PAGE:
Morales J, Garcia V, García-Massó X, Salvá P, Escobar R, Buscà B: The use of heart rate variability in assessing precompetitive stress in high-standard judo athletes. Int J Sports Med 2013, 34:144–151.
Behlau M, Oliveira G, Santos LMA, Ricarte A: Validation in Brazil protocols self-assessment of the impact of a dysphonia. Pro Fono 2009, 21:326–332.
Niskanen JP, Tarvainen MP, Ranta-Aho PO, Karjalainen PA: Software for advanced HRV analysis. Comp Met Progr Biomed 2004, 76:73–81.
Vanderlei LC, Pastre CM, Hoshi RA, Carvalho TD, Godoy MF: Basic notions of heart rate variability and its clinical applicability. Rev Bras Cir Cardiovasc 2009, 24:205–217.
Carvalho TD, Pastre CM, Godoy MF, Fereira C, Pitta FO, Abreu LC, Ramos EM, Valenti VE, Vanderlei LC: Fractal correlation property of heart rate variability in chronic obstructive pulmonary disease. Int J Chron Obstruct Pulmon Dis 2011, 6:23–28.
Tulppo MP, Mäkikallio TH, Seppänen T, Laukkanen RT, Huikuri HV: Vagal modulation of heart rate during exercise: effects of age and physical fitness. Am J Physiol 1998, 274:424–429.
Carvalho TD, Pastre CM, Rossi RC, Abreu LC, Valenti VE, Vanderlei LCM: Geometric index of heart rate variability in chronic obstructive pulmonary disease. Rev Port Pneumol 2011, 17:260–265.
Caporossi C, Ferreira LP: Vocals and factors related symptoms the lifestyle in teachers. CEFAC 2010, 13:132–139.
Pivatelli FC, Santos MA, Fernandes GB, Gatti M, Abreu LC, Valenti VE, Vanderlei LC, Ferreira C, Adami F, Carvalho TD, Monteiro CB, Godoy MF: Sensitivity, specificity and predictive values of linear and nonlinear indices of heart rate variability in stable angina patients. Int Arch Med 2012, 5:31.
Abreu LC: Heart rate variability as a functional marker of development. J Human Growth Dev 2012, 22:279–282.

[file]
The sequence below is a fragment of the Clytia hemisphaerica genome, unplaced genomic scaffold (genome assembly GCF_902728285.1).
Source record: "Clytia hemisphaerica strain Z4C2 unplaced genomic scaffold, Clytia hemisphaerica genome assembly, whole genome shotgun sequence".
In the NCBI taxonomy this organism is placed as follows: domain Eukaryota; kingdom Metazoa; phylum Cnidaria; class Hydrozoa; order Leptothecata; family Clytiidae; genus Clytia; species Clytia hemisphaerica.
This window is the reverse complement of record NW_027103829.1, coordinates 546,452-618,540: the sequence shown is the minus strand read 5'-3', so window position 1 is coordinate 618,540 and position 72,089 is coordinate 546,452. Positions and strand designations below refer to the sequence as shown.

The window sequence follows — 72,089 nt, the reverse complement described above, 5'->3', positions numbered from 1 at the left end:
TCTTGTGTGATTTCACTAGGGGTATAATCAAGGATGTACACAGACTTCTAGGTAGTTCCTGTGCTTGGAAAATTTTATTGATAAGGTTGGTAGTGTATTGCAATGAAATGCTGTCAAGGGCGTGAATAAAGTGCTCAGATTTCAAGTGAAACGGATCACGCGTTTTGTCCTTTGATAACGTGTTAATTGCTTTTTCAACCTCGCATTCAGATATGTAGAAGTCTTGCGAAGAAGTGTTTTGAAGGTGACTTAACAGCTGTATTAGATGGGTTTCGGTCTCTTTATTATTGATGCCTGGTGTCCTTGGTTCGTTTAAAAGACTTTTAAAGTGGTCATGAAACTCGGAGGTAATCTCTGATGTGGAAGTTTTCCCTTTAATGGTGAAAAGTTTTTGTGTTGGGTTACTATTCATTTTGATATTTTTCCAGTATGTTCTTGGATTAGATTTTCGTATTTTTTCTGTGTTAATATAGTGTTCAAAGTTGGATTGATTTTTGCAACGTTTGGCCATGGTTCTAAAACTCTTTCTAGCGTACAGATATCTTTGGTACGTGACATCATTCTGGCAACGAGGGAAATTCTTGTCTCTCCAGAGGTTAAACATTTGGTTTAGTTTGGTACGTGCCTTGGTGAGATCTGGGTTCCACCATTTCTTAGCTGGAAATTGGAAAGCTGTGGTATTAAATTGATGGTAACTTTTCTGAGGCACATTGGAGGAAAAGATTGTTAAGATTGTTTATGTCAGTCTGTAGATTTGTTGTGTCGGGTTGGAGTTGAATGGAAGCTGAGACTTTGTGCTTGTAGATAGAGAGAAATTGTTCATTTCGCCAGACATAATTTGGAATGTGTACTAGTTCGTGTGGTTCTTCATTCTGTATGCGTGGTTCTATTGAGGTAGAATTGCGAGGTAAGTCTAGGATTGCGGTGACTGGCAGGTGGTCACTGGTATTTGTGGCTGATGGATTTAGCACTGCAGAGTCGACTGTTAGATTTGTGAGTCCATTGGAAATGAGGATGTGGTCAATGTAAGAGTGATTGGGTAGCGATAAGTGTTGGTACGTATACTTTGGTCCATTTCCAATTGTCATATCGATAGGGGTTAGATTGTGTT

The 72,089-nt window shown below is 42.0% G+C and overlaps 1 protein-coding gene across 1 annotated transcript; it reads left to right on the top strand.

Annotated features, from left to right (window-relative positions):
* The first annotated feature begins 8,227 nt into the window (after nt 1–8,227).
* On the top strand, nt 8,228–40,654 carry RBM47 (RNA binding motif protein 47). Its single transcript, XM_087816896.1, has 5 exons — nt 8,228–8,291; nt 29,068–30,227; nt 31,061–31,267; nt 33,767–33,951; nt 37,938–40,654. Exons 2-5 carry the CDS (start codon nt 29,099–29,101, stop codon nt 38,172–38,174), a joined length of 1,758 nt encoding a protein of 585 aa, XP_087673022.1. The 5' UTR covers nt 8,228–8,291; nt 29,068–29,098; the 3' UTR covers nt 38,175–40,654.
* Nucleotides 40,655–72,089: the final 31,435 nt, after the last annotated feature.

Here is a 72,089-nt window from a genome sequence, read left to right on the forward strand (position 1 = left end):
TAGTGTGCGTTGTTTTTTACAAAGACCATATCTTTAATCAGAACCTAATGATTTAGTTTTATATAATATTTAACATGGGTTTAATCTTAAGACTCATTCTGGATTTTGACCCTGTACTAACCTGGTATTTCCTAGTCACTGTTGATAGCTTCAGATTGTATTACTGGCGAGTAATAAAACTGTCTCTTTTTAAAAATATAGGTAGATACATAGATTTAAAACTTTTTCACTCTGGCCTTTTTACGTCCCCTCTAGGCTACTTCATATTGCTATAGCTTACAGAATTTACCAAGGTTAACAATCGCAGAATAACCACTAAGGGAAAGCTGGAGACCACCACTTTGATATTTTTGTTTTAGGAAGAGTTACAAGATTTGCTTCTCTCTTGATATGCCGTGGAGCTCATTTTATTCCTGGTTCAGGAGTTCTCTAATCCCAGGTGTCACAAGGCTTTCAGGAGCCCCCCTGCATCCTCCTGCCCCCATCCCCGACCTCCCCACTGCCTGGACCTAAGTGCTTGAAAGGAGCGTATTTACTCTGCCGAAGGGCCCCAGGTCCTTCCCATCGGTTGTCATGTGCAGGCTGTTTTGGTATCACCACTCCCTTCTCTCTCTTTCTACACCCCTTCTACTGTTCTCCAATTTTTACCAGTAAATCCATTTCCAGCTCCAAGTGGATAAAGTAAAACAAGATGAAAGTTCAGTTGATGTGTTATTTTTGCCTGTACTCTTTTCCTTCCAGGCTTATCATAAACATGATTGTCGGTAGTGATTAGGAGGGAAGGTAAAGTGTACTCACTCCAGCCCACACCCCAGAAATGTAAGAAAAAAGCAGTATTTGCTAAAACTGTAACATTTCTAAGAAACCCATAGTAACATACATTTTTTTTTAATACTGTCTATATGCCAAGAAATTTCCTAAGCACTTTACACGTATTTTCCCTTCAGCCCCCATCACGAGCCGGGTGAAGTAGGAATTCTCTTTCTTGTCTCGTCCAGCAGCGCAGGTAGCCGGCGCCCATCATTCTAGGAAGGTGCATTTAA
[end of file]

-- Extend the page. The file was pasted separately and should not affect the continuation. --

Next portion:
Valenti VE, Guida HL, Frizzo AC, Cardoso AC, Vanderlei LC, Abreu LC: Auditory stimulation and cardiac autonomic regulation. Clinics 2012, 67:955–958.
Vanderlei FM, Rossi RC, Souza NM, Sá DA, Gonçalves TM, Pastre CM, Abreu LC, Valenti VE, Vanderlei LCM: Heart rate variability in healthy adolescents at rest. J Hum Growth Develop 2012, 22:173–178.
Giddens CL, Barron KW, Clark KF, Warde WD: Beta-adrenergic blockade and voice: a double-blind, placebo-controlled trial. J Voice 2010, 24:477–489.
Johnson J, Håkansson F, Shahgaldi K, Manouras A, Norman M, Sahlén A: Impact of Tachycardia and sympathetic stimulation by cold pressor test on cardiac diastology and arterial function in elderly females. Am J Physiol Heart Circ Physiol 2013. [Epub ahead of print]
Hoit JD, Solomon MP, Hixon TH: Effect of lung volume on voice onset time (VOT). J Speech Hear Res 1993, 36:516–520.
Orlikoff R: Vowel amplitude variation associated with the heart cycle. J Acoust Soc Am 1990, 88:2091–2098.
This study received financial support from CNPq.
The authors declare that they have no competing interest.
DCS, LCA and VEV draft the manuscript and determined the study design. DCS, ACFF and VEV performed statistical analysis. All authors reviewed the final version of the manuscript and approved it.
About this article
Cite this article
Cunha, D.S., de Abreu, L.C., Frizzo, A.C.F. et al. Vocal complaint in physical education teachers and its association with the cardiovascular system. Int Arch Med 7, 7 (2014). https://doi.org/10.1186/1755-7682-7-7